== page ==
Google Tag Manager (GTM) is a software solution that helps website owners track their site’s results without having to access or alter its code. It is designed with marketers and non-technical people in mind.
By learning some of the essential features of GTM, you can start to implement key actions that’ll give you greater insight into how users are interacting with your website. Some of the most important to understand are events, tags and triggers, and in this article, we run through how each works and why it should matter to you.
Events, tags and triggers all serve an important purpose within GTM. An event is an action that takes place on your website (e.g. a page view), a tag is a code that allows you to track said actions, and the trigger is the code that contains the conditions determining when tags will fire.
An event is any interaction that takes place on your website. Depending on the goal of a page, events may come in many different forms, such as page views. Events like these are tracked without the need for further integration as the data is pushed automatically to Google Analytics. For more complex interactions, a user needs to set up custom events in GTM.
A custom event is used to track interactions and data on your website that may not be tracked by conventional methods. For example, a user’s time on page is automatically pushed to Google Analytics without the need for a custom event, but more complex interactions such as form submissions or video plays can only be tracked using custom events.
A tag is a piece of code that allows you to integrate code into websites and mobile applications. GTM allows you to add tags directly to your website or app without needing to edit the source code, meaning that you don’t need the direct assistance of a software developer to make such edits.
There are many tags readily provided in GTM that can be used on your website. The majority of these tags come from integrated Google products such as Google Analytics and AdWords, but there are also some third-party tags supported by GTM from service providers such as Adobe, LinkedIn and Twitter. A full list of GTM-supported tags can be found here.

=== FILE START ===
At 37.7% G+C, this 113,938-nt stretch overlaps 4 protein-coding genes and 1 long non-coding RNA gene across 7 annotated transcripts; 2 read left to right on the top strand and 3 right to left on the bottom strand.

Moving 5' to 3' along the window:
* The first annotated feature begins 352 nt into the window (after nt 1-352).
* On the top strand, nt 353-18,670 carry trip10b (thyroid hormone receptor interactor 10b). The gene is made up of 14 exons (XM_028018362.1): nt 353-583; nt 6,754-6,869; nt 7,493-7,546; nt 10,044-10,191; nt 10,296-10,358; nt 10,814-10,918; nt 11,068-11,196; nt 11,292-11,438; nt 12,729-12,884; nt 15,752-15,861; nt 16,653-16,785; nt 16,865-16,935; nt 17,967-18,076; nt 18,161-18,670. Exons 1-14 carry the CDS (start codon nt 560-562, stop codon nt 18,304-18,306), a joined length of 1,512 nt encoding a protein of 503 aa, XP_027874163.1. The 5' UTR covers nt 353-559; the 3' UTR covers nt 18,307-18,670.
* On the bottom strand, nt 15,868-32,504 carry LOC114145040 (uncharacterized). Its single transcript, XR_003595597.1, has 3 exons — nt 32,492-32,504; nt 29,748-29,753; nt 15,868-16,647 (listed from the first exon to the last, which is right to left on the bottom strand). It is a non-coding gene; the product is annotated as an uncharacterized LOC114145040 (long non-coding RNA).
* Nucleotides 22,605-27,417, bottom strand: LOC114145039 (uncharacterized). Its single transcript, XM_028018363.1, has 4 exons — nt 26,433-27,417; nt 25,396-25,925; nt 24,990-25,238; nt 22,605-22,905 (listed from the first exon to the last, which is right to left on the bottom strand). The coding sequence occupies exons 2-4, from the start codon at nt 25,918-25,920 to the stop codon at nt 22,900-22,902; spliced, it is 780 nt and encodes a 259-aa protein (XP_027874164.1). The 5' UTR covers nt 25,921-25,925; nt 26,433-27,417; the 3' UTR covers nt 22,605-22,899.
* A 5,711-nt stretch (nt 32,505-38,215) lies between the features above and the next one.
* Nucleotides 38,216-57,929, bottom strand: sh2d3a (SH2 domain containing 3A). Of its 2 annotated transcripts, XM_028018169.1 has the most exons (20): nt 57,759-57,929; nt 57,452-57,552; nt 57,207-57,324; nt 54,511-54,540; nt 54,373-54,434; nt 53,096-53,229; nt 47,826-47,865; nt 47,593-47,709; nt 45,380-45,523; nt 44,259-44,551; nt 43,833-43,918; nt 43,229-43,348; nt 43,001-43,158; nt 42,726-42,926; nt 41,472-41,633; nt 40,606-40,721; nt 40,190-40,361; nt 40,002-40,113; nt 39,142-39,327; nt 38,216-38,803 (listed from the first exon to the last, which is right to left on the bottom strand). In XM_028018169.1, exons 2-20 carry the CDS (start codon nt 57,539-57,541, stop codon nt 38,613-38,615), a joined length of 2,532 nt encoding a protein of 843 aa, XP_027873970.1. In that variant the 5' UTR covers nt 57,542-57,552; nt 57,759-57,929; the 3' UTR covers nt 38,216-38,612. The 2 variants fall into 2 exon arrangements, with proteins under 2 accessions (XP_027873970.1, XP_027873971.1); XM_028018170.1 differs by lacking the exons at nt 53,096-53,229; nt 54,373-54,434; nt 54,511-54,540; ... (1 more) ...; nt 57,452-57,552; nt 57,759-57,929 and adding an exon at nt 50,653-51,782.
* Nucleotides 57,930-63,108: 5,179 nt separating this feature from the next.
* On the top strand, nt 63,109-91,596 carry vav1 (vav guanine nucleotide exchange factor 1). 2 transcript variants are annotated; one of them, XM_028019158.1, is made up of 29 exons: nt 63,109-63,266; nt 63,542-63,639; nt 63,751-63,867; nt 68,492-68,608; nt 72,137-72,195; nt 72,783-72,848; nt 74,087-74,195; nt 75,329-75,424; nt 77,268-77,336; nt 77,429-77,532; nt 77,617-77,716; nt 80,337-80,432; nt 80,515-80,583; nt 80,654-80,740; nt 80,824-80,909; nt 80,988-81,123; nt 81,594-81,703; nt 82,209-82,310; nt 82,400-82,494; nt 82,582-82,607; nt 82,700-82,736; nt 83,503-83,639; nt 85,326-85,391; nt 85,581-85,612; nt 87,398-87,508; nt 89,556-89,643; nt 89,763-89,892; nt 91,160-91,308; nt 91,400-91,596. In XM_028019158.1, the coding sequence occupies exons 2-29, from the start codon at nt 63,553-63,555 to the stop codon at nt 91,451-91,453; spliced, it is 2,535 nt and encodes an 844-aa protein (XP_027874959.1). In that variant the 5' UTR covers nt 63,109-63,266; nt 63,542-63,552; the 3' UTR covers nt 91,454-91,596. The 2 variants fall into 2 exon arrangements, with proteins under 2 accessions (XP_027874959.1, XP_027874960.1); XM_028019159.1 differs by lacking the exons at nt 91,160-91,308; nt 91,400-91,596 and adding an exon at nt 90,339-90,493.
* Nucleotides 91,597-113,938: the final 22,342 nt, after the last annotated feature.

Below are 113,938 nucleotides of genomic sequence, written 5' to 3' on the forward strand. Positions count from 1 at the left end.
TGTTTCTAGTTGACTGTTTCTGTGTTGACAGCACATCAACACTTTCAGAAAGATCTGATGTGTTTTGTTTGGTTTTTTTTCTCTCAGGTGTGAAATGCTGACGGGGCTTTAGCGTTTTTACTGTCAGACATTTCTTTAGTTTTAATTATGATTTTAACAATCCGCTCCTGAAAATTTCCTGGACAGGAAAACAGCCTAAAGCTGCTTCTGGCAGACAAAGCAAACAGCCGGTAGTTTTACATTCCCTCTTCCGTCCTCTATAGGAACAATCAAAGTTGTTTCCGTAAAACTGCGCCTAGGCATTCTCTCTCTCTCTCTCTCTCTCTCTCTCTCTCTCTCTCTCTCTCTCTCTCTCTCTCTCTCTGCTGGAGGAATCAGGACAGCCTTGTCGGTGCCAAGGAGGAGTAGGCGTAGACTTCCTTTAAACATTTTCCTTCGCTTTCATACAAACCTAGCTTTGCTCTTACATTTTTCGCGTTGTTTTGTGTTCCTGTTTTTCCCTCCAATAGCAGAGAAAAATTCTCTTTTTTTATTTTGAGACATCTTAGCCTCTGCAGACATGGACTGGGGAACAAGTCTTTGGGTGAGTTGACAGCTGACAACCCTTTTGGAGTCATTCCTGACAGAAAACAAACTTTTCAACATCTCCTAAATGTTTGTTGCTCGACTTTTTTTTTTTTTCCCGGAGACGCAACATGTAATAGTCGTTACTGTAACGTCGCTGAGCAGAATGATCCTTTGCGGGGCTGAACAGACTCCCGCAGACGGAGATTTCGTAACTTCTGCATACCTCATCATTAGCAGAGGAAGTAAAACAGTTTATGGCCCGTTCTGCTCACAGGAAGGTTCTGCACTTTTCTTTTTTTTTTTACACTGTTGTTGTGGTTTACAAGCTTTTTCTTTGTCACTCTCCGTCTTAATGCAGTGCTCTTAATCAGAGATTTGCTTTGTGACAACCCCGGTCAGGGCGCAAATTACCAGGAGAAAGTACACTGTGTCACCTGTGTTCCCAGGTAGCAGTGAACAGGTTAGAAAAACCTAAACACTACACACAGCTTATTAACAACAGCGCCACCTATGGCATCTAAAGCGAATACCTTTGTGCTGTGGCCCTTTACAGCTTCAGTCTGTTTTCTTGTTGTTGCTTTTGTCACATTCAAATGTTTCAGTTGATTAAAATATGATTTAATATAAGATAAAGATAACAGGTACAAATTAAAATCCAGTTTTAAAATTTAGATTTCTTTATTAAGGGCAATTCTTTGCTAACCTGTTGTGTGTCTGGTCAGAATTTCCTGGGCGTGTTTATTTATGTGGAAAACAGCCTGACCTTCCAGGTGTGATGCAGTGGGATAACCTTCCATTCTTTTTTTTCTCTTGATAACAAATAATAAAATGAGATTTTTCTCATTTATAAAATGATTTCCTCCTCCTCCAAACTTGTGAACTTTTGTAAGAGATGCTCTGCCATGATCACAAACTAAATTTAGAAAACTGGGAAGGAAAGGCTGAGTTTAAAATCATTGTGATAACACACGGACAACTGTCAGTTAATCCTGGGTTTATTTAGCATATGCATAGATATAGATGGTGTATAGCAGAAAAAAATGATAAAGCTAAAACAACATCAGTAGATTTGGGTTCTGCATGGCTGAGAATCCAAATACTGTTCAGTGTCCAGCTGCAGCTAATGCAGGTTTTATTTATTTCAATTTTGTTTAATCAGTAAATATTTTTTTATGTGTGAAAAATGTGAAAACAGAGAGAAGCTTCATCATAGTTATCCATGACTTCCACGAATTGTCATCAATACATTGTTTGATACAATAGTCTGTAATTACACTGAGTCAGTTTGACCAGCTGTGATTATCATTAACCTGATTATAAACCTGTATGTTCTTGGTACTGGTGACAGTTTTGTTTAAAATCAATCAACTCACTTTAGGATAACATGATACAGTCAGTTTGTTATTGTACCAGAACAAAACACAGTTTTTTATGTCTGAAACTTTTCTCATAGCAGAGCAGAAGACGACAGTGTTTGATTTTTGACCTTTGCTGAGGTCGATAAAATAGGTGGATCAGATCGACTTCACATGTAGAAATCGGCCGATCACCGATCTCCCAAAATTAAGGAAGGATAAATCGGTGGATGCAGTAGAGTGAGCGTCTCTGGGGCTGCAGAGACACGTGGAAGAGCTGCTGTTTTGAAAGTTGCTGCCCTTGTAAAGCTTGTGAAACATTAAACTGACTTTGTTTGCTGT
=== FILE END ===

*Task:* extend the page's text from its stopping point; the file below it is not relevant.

If the data set you’re looking for data on isn’t in this list, you can import custom tags that contain tracking codes not provided by GTM. Using GTM’s custom tag tool, you can create custom image tags or custom HTML tags, although Google’s recommendation is to use the tags supported by GTM or to ask the provider of the tag you wish to use to apply to the GTM Tag Vendor Program.
A trigger is a coded condition that tells the tag when to fire after an event. Triggers are based on Boolean variables (i.e. they can only be true or false) and are created at the same time as tags, as each tag must have a corresponding trigger.
There are two types of trigger: firing triggers and blocking triggers. Firing triggers are more commonly used and are mostly rules that must be met to tell GTM when a tag should fire. Often triggers are set to fire when a particular page is visited, for example, a post-transaction page.
There are also two types of firing triggers – built-in firing triggers and user-defined firing triggers. As the names suggest, GTM allows you to create built-in firing triggers when setting up a tag, whereas user-defined firing triggers (also known as custom firing triggers) are more complicated to implement.
Blocking triggers work slightly differently in that they require a condition to be met for the tag not to fire. Blocking triggers can be created by clicking the “Add Exception” button when creating a tag. An example of when you may wish to implement a blocking trigger is when a user visits a gated area of your site.
Now that you understand how these elements of GTM correspond to one another, as well as how they can influence the way in which the others behave, you should be better placed to implement GTM for your website and collect more insights as to how your users are behaving.
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